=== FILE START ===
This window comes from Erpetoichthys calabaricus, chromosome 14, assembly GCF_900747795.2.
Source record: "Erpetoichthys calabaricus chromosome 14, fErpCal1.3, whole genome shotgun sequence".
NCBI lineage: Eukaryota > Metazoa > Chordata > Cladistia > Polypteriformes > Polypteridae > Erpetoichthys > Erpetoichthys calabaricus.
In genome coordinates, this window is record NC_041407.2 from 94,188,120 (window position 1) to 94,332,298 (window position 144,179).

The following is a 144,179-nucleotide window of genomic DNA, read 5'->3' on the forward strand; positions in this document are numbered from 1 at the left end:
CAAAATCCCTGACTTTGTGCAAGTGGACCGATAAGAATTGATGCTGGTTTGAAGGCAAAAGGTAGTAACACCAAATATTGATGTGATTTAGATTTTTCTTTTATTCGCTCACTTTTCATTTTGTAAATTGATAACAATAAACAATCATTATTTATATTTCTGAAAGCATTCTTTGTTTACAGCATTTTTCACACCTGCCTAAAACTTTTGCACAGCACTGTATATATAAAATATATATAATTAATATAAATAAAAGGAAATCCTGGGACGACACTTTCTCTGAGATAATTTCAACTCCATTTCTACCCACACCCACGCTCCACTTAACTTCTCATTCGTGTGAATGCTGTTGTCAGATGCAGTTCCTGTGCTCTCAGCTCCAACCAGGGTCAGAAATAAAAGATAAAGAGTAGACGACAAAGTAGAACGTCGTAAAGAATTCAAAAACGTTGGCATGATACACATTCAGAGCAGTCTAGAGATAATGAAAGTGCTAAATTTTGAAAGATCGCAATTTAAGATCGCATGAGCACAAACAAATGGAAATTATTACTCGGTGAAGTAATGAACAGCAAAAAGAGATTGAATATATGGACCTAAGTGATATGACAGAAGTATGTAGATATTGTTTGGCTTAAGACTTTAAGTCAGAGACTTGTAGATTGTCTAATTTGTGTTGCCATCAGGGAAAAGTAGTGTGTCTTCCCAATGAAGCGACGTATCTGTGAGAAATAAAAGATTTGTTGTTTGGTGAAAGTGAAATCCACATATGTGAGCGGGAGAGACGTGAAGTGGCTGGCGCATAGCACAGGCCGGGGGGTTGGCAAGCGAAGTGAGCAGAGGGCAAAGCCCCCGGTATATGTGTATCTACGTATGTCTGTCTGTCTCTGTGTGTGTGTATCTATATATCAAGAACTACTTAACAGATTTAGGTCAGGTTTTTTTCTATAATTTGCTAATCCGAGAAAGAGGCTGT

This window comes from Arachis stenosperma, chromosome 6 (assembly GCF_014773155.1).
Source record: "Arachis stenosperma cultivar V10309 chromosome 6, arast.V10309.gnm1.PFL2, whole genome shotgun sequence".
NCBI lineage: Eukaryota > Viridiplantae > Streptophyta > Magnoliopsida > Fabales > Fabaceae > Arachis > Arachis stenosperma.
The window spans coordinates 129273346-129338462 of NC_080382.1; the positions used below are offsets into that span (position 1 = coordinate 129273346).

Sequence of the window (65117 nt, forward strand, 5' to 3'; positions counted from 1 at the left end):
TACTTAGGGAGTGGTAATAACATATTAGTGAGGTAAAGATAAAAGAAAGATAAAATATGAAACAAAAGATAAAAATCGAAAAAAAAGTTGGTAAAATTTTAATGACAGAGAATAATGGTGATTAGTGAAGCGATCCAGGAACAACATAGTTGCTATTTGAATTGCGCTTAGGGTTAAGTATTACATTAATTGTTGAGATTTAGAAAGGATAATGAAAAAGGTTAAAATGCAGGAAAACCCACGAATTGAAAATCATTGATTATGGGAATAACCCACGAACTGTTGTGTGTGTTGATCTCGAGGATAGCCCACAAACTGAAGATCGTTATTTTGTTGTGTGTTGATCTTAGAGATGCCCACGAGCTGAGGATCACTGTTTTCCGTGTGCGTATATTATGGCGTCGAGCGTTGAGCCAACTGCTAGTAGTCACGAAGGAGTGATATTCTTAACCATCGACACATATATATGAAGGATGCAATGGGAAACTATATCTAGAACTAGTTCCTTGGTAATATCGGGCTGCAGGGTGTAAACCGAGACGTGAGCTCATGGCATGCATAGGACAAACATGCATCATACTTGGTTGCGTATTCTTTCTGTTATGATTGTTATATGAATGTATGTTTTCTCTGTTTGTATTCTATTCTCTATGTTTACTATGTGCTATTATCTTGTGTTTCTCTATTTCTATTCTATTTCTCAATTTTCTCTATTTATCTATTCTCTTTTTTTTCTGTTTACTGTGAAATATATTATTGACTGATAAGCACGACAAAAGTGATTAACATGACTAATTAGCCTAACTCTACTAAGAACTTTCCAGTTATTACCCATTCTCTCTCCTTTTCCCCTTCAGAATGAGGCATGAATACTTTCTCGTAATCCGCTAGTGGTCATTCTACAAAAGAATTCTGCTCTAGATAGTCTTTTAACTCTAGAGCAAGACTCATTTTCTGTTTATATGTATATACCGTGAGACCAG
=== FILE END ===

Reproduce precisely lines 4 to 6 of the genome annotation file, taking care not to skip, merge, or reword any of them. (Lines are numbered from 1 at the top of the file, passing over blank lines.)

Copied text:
In genome coordinates, this window is record NC_041407.2 from 94,188,120 (window position 1) to 94,332,298 (window position 144,179).

The following is a 144,179-nucleotide window of genomic DNA, read 5'->3' on the forward strand; positions in this document are numbered from 1 at the left end:
CAAAATCCCTGACTTTGTGCAAGTGGACCGATAAGAATTGATGCTGGTTTGAAGGCAAAAGGTAGTAACACCAAATATTGATGTGATTTAGATTTTTCTTTTATTCGCTCACTTTTCATTTTGTAAATTGATAACAATAAACAATCATTATTTATATTTCTGAAAGCATTCTTTGTTTACAGCATTTTTCACACCTGCCTAAAACTTTTGCACAGCACTGTATATATAAAATATATATAATTAATATAAATAAAAGGAAATCCTGGGACGACACTTTCTCTGAGATAATTTCAACTCCATTTCTACCCACACCCACGCTCCACTTAACTTCTCATTCGTGTGAATGCTGTTGTCAGATGCAGTTCCTGTGCTCTCAGCTCCAACCAGGGTCAGAAATAAAAGATAAAGAGTAGACGACAAAGTAGAACGTCGTAAAGAATTCAAAAACGTTGGCATGATACACATTCAGAGCAGTCTAGAGATAATGAAAGTGCTAAATTTTGAAAGATCGCAATTTAAGATCGCATGAGCACAAACAAATGGAAATTATTACTCGGTGAAGTAATGAACAGCAAAAAGAGATTGAATATATGGACCTAAGTGATATGACAGAAGTATGTAGATATTGTTTGGCTTAAGACTTTAAGTCAGAGACTTGTAGATTGTCTAATTTGTGTTGCCATCAGGGAAAAGTAGTGTGTCTTCCCAATGAAGCGACGTATCTGTGAGAAATAAAAGATTTGTTGTTTGGTGAAAGTGAAATCCACATATGTGAGCGGGAGAGACGTGAAGTGGCTGGCGCATAGCACAGGCCGGGGGGTTGGCAAGCGAAGTGAGCAGAGGGCAAAGCCCCCGGTATATGTGTATCTACGTATGTCTGTCTGTCTCTGTGTGTGTGTATCTATATATCAAGAACTACTTAACAGATTTAGGTCAGGTTTTTTTCTATAATTTGCTAATCCGAGAAAGAGGCTGT